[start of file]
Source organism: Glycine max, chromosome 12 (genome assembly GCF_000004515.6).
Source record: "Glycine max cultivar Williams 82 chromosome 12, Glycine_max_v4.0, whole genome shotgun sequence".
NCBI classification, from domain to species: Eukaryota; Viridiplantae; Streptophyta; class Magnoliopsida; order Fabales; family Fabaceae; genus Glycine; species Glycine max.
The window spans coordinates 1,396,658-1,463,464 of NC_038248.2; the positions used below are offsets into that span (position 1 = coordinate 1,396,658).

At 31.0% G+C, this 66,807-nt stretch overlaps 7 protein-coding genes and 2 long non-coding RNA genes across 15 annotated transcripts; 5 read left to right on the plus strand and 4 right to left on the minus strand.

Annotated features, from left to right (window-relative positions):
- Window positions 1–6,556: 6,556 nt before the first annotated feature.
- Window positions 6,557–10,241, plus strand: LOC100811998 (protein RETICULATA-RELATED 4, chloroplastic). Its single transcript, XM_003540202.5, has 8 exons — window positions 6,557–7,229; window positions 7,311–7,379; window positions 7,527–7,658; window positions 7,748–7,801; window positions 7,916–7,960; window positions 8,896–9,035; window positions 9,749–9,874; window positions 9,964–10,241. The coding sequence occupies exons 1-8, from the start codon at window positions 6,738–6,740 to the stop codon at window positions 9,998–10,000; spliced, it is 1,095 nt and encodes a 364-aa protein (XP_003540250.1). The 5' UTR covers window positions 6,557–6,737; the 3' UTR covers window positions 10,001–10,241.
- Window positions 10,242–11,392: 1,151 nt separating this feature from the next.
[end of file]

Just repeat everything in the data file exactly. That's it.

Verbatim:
Source organism: Glycine max, chromosome 12 (genome assembly GCF_000004515.6).
Source record: "Glycine max cultivar Williams 82 chromosome 12, Glycine_max_v4.0, whole genome shotgun sequence".
NCBI classification, from domain to species: Eukaryota; Viridiplantae; Streptophyta; class Magnoliopsida; order Fabales; family Fabaceae; genus Glycine; species Glycine max.
The window spans coordinates 1,396,658-1,463,464 of NC_038248.2; the positions used below are offsets into that span (position 1 = coordinate 1,396,658).

At 31.0% G+C, this 66,807-nt stretch overlaps 7 protein-coding genes and 2 long non-coding RNA genes across 15 annotated transcripts; 5 read left to right on the plus strand and 4 right to left on the minus strand.

Annotated features, from left to right (window-relative positions):
- Window positions 1–6,556: 6,556 nt before the first annotated feature.
- Window positions 6,557–10,241, plus strand: LOC100811998 (protein RETICULATA-RELATED 4, chloroplastic). Its single transcript, XM_003540202.5, has 8 exons — window positions 6,557–7,229; window positions 7,311–7,379; window positions 7,527–7,658; window positions 7,748–7,801; window positions 7,916–7,960; window positions 8,896–9,035; window positions 9,749–9,874; window positions 9,964–10,241. The coding sequence occupies exons 1-8, from the start codon at window positions 6,738–6,740 to the stop codon at window positions 9,998–10,000; spliced, it is 1,095 nt and encodes a 364-aa protein (XP_003540250.1). The 5' UTR covers window positions 6,557–6,737; the 3' UTR covers window positions 10,001–10,241.
- Window positions 10,242–11,392: 1,151 nt separating this feature from the next.